BOR Elections Weekly Round Up, Nov. 25 – Dec. 1: Are Surprise Retirements Coming?

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Monday, December 9th is the last day for an individual to file for office in the state of Texas for the 2014 general election. To run, an individual must turn in to their county or state political party headquarters either a fixed filing fee or a minimum number of signatures from valid, registered voters who are of the district, county, or state an individual is running in.

While many challengers, with smaller networks of political and financial backers, usually file later in the filing period, many incumbents who are seeking reelection tend to file early. When an incumbent waits until the last possible moment to file, it will make political observers speculate if a surprise retirement is in the works.

Long time political observers will remember the surprise retirement of Majority Leader Dick Armey (R) in 2001 where he announced, with days remaining, he would not seek another term in Congress. His intention in announcing his retirement so close to the deadline was so his son would likely have a clear path to the Republican nomination to succeed him; that plan, of course, did not work out.

With one week remaining, we are still waiting on incumbent Congressmen Louie Gohmert (R, CD-1), Joe Barton (R, CD-6), Joaquin Castro (D, CD-20), Pete Gallego (D, CD-23), Fileman Vela (D, CD-34), and Steve Stockman (R, CD-36) to turn in their paperwork for re-election in 2014. While it is unlikely any of the three freshmen Democrats will retire, the Republicans may not be a sure thing. All three have been rather outspoken members of the TEA Party caucus and have, at one time or another, been the subjects of speculation in a run for US Senate against incumbent Sen. John Cornyn (R).

Could Reps. Gohmert, Barton, and Stockman be talking amongst themselves to decide which of the three should be the “conservative” alternative to Sen. Cornyn? Rep. Barton has been in Congress for a long time and may be looking to go out in a big way while Reps. Gohmert and Stockman are not the most predictable members of the Texas delegation.

Update: By the end of Monday, Congressmen Barton and Castro, Senator West, and Rep. Smithee have filed for reelection.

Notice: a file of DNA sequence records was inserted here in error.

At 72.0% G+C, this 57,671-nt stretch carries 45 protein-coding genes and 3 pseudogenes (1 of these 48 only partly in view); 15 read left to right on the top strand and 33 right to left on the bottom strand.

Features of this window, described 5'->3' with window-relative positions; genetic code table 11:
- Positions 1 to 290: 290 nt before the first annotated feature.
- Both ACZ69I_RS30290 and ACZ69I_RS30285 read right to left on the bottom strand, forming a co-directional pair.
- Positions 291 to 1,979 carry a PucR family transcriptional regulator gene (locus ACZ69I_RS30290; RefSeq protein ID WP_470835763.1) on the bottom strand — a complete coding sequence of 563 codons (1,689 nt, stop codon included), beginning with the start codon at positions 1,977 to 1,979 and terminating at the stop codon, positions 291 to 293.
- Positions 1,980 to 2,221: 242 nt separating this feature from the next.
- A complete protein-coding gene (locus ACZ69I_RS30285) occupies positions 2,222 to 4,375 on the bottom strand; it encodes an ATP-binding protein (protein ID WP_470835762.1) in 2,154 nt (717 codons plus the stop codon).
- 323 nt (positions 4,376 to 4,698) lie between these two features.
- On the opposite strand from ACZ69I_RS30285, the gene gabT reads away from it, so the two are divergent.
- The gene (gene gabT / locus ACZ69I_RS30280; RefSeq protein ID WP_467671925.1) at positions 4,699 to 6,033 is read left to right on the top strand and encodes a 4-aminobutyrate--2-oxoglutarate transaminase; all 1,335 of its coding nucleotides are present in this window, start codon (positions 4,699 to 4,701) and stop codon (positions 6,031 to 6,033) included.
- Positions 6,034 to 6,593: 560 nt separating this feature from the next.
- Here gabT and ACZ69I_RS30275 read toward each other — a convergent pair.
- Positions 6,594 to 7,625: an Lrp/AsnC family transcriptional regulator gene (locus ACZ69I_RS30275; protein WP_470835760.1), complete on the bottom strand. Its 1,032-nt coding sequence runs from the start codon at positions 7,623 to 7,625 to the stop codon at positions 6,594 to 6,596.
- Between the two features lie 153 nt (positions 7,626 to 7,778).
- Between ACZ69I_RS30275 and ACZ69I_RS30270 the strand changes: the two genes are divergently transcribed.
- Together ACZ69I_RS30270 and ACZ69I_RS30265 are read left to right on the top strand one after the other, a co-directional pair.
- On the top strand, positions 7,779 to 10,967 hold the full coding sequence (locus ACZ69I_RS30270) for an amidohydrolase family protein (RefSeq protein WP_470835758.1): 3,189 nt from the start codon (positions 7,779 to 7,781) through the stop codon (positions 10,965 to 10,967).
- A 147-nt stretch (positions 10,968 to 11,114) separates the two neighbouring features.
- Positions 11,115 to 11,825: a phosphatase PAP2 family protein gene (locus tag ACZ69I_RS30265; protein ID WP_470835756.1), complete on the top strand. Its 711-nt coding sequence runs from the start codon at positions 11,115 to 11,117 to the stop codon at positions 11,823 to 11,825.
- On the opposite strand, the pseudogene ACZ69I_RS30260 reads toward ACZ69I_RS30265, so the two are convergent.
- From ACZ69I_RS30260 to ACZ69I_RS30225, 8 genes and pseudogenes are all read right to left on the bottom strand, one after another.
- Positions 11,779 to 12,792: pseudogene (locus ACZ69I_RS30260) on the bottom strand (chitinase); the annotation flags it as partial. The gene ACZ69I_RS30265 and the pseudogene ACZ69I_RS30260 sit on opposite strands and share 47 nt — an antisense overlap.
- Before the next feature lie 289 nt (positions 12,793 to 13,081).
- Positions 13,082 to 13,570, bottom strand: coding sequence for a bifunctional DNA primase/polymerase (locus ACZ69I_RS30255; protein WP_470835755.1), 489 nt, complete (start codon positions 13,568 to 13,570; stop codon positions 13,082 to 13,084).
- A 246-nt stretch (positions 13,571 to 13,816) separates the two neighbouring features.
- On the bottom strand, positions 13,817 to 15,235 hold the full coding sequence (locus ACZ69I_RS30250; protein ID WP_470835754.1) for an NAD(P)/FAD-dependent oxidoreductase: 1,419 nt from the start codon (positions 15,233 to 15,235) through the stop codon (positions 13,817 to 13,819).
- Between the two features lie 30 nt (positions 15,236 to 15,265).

Find out who still needs to turn in their paperwork for re-election to the Texas legislature and State Board of Education as well as who was responsible and got their paperwork in on time within the last week after the jump!For the Texas Senate, only incumbent Senator Royce West (D, SD-23) has not turned his reelection paperwork in yet. Senator West has not released any statements regarding his 2014 plans to date.

There are eleven members remaining in the Texas House who have not filed for reelection or announced their retirement. They are: Reps. Joe Deshotel (D, HD-22), Greg Bonnen (R, HD-24), Charles “Doc” Anderson (R, HD-56), Charles Perry (R, HD-83), John Smithee (R, HD-86), Trey Martinez-Fischer (D, HD-116), Phillip Cortez (D, HD-117), Mike Villareal (D, HD-123), Jose Mendez (D, HD-124), Allen Fletcher (R, HD-130) and Harold Dutton (D, HD-142). Reps. Deshotel, Anderson, Cortez, Villareal, and Fletcher have all previously announced they intend to seek reelection in 2014 and Rep. Martinez-Fisher has said he intends to file as well, but was not willing to close the door on a statewide run completely. Rep. Smithee and Dutton are two of the oldest members who have not said what they intend to do in 2014 and should be watched closely in the last week.

In the Texas State Board of Education, incumbent members Lawrence Allen (D – 4), David Bradley (R – 7), Patricia Hardy (R – 11), and Mavis Knight (D -13) are up in 2014 and still have not turned in their reelection paperwork.

The list of candidates who filed has been compiled from the websites of the Texas Democratic Party, The Texas Republican Party, The Texas Libertarian Party, the Office of The Texas Secretary of State, and the Twitter feed of TX Election Source.

The following candidates have filed to run for office in the last week.

US Senate

HyeTae “Harry” Kim – D

Reid Reasor – R

Maxey Scherr  - D

US Congress

2 – Ted Poe (I) – R

26 – Joel Krause – R

36 – Michael Cole – D

Lieutenant Governor

Leticia Van de Putte – D

Railroad Commissioner

Wayne Christian – R

Supreme Court, Place 6

Jeff Brown (I) – R

Texas Senate

7 – Paul Bettencourt – R

15 - Damien LaCroix – D

17 – Rita Lucido – D

Texas House

21 - Gavin Bruney – D

23 – Bob Senter – R

30 – Genie Morrison (I) – R

42 - Richard Peña Raymond (I) – D

46 – Dawnna Dukes (I) – D

49 - Elliott Naishtat (I) – D

53 – Andrew Murr – R

72 – Shannon Thompson – R

84 – John Frullo (I) – R

100 – Eric Johnson (I) – D

119 - Roland Guitierrez (I) – D

134 – Bonnie Parker – R

135 - Moiz Abbas – D

150 – Tony Noun – R

State Board of Education

12 - Lois Parrott – D

All of this information and more can be viewed at the following links:

- Statewide Offices

- US Congress

- Texas Senate

- Texas House

- State Board of Education

Did we miss something? Is something incorrect? Please help complete the 2014 database by sending an e-mail to joseph@burntorangereport.com with a linked source on what is missing. The filing deadline for the 2014 elections is December 9, 2013.

You can follow me on Twitter at @trowaman.

About Author

Joseph Vogas

Joseph was raised in Friendswood, Texas in North Galveston County. He went on to graduate from the University of North Texas with a degree in Political Science. After working for multiple campaigns, Joseph was able to work in the 83rd legislature in Austin in 2013. While retired from professional campaign work, Joseph enjoys sharing his knowledge of campaign data how to win elections in naturally unfriendly turf with others. Joseph is an avid archer and enjoys all things geek including Star Wars and DC Comics.

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